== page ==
We are now in the “post-Agile” age.
“Post”-something means that we are in an in-between period, where one thing has been incorporated into our culture and the next thing has not yet formed to the point of naming. The period of horseless carriages preceded the age of cars; indeed, even “automobile” is an in-between word, indicating only that a vehicle moves itself.
We have not yet noted and named whatever happens after fully absorbing Agile. What we can see is that Agile development has crossed the chasm from innovators to the early majority, moved from the early majority to the late majority, and is starting to pull on the laggards.
As one of the authors of the Agile Manifesto, I see three big movements:
1. The demand for faster feedback.
Modern product designers are saying, “Scrum is too slow. I can’t wait two weeks to get feedback on this idea, I want it tonight or tomorrow so that I can make course corrections now.” This breaks the traditional Agile organization, which can’t see how to get feedback that quickly.
2. The use of Agile values outside of product design.
We are now seeing Agile values surface in managing restaurants, schools, churches, political initiatives, and personal lives. The Agile concepts — working collaboratively, deploying probes early with rapid feedback, and learning — are generally applicable and being applied in every setting imaginable.
While large organizations are still looking for mass training, certifications, and frameworks that relieve them of the burden of engaging their people socially and emotionally, the experienced Agile practitioners have gone back to the simplicity of the manifesto and are working to rebuild afresh from the values. Eschewing certifications and fixed rules, they are engaging organizations in dialogue, letting local situations and expertise create optimizations of the Agile concepts to best fit each situation.
In my own work over the last five years, I have selected some core ideas to support these three movements:
• Ideas and decisions as the atomic building blocks of organizational work.
In the broadest sense, any initiative serves to change the world in some way. That is true whether the initiative is product deployment with a profit motive, or a sociopolitical initiative to have people recycle more or improve schooling. In any initiative, one person passes ideas and decisions along to another person, who builds on them. What finally gets put into the world is the sum of all these decisions.
What we are looking for is a better way to work in the world of ideas and decisions; generating better ideas, culling, evolving and building on them.
By talking about ideas and decisions, we remove the baggage that has accrued around Agile as being about product development, allowing it to help any organization with initiatives of every sort. Using this approach, and working this way, they will steer to their desired end goal more quickly, more cheaply, and more effectively.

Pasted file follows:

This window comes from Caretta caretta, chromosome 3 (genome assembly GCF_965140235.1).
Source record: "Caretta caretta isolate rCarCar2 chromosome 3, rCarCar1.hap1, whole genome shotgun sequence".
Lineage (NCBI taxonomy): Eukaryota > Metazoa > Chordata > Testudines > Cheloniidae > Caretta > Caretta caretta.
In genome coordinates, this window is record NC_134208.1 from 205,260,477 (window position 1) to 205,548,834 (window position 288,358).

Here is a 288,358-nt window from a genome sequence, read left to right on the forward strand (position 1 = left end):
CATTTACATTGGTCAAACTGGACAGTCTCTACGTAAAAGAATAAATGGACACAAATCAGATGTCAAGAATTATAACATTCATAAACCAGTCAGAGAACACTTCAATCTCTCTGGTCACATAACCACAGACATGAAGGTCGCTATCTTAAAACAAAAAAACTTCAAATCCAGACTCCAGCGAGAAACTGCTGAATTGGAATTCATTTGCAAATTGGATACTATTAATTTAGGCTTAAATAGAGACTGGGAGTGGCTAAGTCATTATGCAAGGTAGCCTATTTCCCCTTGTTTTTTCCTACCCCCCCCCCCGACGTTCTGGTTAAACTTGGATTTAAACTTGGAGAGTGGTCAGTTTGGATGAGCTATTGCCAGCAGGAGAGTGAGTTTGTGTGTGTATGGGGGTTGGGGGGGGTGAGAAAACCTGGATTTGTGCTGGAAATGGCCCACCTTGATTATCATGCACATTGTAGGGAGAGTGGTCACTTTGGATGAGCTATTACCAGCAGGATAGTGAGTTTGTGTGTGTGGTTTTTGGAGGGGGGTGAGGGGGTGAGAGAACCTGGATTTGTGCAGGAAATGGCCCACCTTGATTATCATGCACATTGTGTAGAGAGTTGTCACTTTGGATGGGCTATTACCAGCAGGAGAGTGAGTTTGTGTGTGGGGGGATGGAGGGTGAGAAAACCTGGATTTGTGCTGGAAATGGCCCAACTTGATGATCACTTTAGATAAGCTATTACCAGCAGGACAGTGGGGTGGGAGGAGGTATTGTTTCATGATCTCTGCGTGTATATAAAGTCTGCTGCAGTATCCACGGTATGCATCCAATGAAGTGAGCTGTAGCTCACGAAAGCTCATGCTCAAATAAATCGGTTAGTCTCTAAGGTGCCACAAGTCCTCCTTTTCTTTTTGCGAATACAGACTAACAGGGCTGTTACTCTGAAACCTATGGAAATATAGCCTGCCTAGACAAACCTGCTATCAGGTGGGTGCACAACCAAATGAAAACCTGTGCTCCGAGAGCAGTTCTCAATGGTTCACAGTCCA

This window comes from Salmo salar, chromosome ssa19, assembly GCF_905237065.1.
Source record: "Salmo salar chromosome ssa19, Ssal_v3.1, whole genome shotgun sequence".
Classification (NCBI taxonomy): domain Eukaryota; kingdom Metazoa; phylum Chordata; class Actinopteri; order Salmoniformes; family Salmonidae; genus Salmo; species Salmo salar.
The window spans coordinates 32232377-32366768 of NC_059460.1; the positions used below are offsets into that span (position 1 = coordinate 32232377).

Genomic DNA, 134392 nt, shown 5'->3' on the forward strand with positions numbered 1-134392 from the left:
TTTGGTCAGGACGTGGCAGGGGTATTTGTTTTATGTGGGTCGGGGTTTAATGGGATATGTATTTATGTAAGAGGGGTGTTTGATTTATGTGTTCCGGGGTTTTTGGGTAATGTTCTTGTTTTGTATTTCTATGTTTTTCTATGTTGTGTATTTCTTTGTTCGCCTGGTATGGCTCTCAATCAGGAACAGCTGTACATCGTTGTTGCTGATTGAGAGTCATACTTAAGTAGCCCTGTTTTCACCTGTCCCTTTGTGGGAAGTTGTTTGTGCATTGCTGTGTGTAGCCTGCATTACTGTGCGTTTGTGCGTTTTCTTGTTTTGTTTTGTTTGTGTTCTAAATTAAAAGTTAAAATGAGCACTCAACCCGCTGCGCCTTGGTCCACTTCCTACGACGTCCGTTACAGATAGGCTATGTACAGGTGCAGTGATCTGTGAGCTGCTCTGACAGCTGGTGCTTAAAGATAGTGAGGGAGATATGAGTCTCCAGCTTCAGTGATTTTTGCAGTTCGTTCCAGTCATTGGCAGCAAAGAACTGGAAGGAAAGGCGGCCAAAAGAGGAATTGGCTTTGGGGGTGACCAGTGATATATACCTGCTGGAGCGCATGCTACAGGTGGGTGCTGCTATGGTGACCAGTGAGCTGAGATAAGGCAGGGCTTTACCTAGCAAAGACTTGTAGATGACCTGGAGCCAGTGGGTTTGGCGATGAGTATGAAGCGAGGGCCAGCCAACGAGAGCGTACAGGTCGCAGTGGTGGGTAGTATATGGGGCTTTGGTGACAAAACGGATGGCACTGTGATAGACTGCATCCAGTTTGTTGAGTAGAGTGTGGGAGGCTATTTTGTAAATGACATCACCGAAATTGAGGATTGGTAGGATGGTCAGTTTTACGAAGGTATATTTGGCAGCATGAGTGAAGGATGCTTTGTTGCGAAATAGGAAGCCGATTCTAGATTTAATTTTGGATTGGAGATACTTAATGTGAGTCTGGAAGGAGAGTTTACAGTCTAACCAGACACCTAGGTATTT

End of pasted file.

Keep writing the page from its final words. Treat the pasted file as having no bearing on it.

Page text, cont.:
• Collaboration and early delivery as ways to improve decisions.
Since we know what we are working on — decisions — we can see why there is so much focus on collaboration and early, partial deliveries.
- Collaboration allows us to find better ideas to start from and to improve them the fastest way possible, through conversation.
- Rapid deployment of partial solutions allows us to see how our ideas fit the world at large and make course corrections quickly, before putting more work into them. These probes and early deliveries allow us to improve our “directional decisions.”
- Reflecting as a dedicated activity, provides the team a moment to look at the situation with a quiet mind and make better decisions for how to go forward.
• A culture of listening.
This brings us to the culture of listening, a recent evolution of the Agile culture. The old process-change mechanism was (sadly, often still is) for one person to tell the others what their new roles and processes are. Executives have been known to say to consultants, “You’re getting paid for this. Tell me what I should tell my subordinates and bosses.” This is the basis for the implementation of SAFe and other large frameworks.
However, in telling people how to work, the organization misses the opportunity to tap into the knowledge of the workers. More effective is to dialogue across specialties. Each person contributes their expertise, so that insights emerge from all sides of the discussion. The result is a more effective process, with greater buy-in at every level.
An increasing number of executives know this, and resist being told what to do. They want their advisors to be in dialogue with them, so they can in turn be in dialogue with their workers to arrive at the best ideas going forward.
The Heart of Agile community is making “culture of listening” its social substrate. It has been a pleasant experience to find people around the world in all sorts of organizations already oriented to listening generously and inclined more to dialog than to tell. I am finding senior executives in even the most traditional organizations happy to participate in this new culture.
…the end of this fragment. (the rest goes on to introduce the articles in the issue)…
Publication note: This is an extract from the introduction I wrote as guest editor for a special issue of the Cutter Business Technology Journal (Vol. 32, No. 3) on “Cutting Edge” of Agile. You can get The Cutter Edge free at www.cutter.com. This particular special issue is behind a pay wall so you may not see the whole issue. You’ll need to visit their website to decide what to do next, of course.
Note on the image: Gabrielle Benefield’s “Mobius” framework. I consider Mobius the first real post-agile framework, and when looking for an image for this note, decided her double-loop makes a nice visual tag for the concept of post-agile. Thanks, Gabrielle.
Alistair Cockburn, April 22, 2019